In fact, Miranda falls over a lot. She is constantly trying to sweep out of rooms – and inevitably tumbling into a coat rack. Does she find the slapstick difficult? "Not at all! I love it. Usually you have a crash mat, but when you're doing a little faint or tripping over the boxes in the shop, you just have to go for it." I ask why she thinks women enjoy the show so much, and she ums and ahs, before deciding it is like "having a friend who does things you fear you might do, or have done". It's true. Her comic creation is a knowing, uproarious embodiment of women's everyday neuroses: the fear of skirts tucked in knickers, of inappropriate drunken exchanges, those social failures that make your shoulders hunch, eyes smart, just remembering them.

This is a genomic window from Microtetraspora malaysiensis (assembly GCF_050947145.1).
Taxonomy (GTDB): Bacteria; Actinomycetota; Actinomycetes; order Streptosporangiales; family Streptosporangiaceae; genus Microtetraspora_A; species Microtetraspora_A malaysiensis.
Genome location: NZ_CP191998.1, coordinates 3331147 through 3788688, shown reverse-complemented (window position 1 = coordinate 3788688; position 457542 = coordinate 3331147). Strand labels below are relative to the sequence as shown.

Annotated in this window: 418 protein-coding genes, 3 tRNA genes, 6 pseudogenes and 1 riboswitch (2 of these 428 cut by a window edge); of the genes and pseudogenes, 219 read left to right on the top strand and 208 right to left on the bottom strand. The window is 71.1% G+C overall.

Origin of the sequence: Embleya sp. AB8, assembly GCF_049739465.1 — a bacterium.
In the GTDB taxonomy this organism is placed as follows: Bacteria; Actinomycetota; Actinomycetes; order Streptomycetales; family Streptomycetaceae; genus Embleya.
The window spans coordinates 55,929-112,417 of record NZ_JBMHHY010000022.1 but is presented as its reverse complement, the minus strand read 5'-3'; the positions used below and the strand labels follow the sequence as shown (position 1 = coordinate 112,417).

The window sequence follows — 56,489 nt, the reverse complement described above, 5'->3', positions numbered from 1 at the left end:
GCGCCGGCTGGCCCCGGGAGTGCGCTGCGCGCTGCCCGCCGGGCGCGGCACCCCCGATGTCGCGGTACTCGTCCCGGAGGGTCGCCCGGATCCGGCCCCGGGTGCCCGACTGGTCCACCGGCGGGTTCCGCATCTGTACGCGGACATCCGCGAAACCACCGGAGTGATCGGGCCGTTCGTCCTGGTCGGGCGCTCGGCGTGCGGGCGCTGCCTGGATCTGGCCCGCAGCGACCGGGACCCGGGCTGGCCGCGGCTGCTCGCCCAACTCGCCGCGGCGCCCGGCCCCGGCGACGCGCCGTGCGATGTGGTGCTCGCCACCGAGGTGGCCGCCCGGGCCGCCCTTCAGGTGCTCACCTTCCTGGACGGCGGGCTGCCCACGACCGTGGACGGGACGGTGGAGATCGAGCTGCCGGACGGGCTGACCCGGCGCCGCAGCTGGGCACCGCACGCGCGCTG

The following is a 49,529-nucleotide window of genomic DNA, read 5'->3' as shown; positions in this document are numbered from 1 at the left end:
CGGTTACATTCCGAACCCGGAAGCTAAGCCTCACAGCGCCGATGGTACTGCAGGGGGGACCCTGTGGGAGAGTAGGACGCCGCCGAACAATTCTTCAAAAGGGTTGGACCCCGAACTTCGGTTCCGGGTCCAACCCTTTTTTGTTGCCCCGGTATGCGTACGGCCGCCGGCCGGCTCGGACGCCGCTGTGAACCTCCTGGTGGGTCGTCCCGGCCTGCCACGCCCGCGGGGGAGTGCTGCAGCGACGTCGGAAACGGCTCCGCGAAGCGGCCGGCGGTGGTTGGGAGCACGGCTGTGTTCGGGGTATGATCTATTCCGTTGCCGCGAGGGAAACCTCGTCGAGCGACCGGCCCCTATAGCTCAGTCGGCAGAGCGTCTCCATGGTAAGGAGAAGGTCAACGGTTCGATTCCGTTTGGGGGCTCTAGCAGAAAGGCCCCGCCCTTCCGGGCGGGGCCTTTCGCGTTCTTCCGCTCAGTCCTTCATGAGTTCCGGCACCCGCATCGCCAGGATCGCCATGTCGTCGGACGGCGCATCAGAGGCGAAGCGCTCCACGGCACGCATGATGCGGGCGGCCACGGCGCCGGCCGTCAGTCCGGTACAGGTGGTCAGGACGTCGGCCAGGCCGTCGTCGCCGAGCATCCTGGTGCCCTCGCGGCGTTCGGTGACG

It is also a world away from all the competitive, male-dominated comedy on TV right now – panel shows such as QI, and particularly Mock the Week. "I think there are different kinds of comedians," says Hart, "and I prefer the clowns who are going: 'I'm an idiot, aren't we all a bit like this, laugh at me.' Whereas a lot of other comedians are saying: 'Aren't I clever? You want to be me, aren't I cool? Revere me.' Which is fine. But that's not my bag."

While the character is awkward, she is made admirable, even heroic, by her essential happiness. Miranda is one of the few single women in pop culture ever to truly enjoy their own company, constantly breaking into song while alone in her flat, or drawing faces on items of fruit. And in the series, that happiness seems to make her irresistible to men. The object of her desire, sexy chef Gary, is clearly attracted to her too, and the most recent episode saw three men fighting over her (albeit one with the not entirely flattering gambit: "Sometimes a man needs a meat feast.")